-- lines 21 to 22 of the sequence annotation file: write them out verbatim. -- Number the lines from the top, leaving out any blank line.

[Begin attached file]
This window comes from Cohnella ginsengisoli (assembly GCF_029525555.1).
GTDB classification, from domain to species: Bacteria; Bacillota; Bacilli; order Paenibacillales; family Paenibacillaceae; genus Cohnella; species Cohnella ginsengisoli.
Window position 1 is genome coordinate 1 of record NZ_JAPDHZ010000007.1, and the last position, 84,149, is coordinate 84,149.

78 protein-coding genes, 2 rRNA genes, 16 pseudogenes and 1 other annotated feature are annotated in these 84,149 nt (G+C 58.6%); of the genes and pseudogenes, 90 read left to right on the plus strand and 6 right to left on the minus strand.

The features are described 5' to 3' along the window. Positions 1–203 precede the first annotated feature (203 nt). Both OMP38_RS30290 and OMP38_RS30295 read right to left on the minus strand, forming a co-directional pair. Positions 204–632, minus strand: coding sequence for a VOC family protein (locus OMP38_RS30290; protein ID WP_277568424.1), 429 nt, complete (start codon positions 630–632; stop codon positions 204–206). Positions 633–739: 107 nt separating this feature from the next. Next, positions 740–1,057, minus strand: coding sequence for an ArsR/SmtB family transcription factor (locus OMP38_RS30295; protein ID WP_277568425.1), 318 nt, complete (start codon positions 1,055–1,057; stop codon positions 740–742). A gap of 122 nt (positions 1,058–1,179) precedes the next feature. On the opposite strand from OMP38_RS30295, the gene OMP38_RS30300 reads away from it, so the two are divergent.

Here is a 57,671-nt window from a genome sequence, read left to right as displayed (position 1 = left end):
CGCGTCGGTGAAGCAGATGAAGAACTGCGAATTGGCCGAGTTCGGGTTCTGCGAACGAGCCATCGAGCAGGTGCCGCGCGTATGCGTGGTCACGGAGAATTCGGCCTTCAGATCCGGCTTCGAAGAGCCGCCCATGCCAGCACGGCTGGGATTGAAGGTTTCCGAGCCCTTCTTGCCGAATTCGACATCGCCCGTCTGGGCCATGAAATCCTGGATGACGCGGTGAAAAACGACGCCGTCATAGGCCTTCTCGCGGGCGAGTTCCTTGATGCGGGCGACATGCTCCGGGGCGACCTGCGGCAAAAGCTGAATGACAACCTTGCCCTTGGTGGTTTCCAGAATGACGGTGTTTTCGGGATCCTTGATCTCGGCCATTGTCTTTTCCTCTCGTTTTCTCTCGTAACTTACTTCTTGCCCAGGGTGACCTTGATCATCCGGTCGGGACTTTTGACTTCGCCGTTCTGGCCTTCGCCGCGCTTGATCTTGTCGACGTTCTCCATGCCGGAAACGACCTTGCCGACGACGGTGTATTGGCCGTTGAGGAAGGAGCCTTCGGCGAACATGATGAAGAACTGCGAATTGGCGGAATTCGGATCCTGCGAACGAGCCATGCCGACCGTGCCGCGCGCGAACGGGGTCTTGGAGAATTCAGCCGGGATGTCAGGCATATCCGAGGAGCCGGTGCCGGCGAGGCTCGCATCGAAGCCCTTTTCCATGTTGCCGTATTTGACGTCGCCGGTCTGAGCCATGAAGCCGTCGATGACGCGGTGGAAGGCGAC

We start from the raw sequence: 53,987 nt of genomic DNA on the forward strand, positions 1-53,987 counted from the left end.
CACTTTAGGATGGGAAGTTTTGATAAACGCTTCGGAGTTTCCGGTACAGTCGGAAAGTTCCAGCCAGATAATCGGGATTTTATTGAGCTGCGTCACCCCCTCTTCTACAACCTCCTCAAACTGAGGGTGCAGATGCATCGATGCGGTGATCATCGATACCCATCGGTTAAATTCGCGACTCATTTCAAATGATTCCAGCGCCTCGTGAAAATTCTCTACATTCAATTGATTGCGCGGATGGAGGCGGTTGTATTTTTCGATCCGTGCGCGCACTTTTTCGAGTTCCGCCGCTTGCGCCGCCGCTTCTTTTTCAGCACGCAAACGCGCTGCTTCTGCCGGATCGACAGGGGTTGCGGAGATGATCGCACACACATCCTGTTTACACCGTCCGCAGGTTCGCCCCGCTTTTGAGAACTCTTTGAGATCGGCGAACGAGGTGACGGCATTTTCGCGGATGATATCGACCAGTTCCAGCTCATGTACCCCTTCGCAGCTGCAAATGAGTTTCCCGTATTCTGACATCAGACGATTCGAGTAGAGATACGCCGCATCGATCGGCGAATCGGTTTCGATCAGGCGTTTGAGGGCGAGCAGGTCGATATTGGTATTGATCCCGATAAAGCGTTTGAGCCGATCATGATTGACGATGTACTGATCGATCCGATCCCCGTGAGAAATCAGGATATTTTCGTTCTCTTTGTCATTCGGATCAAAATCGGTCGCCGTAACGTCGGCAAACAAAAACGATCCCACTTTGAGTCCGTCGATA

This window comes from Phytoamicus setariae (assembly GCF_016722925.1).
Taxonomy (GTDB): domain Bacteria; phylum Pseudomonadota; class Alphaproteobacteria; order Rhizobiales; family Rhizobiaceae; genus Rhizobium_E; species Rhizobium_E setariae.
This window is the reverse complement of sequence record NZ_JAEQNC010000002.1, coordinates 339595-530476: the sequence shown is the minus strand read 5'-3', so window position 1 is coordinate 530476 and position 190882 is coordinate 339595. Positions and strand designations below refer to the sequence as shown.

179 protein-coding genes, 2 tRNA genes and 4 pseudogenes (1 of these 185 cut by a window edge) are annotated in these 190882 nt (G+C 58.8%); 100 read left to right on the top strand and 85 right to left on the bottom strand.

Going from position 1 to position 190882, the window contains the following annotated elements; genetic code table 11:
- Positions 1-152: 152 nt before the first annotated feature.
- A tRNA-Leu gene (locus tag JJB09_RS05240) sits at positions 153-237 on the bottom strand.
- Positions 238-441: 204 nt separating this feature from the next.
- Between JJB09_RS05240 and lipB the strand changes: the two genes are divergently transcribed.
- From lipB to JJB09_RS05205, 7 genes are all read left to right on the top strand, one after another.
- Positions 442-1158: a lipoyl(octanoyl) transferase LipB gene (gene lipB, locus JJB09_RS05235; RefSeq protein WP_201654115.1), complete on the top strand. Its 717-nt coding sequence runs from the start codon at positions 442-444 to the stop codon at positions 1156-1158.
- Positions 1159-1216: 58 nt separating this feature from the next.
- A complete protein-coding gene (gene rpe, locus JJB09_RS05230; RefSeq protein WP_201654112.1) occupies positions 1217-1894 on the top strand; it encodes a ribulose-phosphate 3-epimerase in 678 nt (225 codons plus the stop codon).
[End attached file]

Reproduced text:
- Positions 1159-1216: 58 nt separating this feature from the next.
- A complete protein-coding gene (gene rpe, locus JJB09_RS05230; RefSeq protein WP_201654112.1) occupies positions 1217-1894 on the top strand; it encodes a ribulose-phosphate 3-epimerase in 678 nt (225 codons plus the stop codon).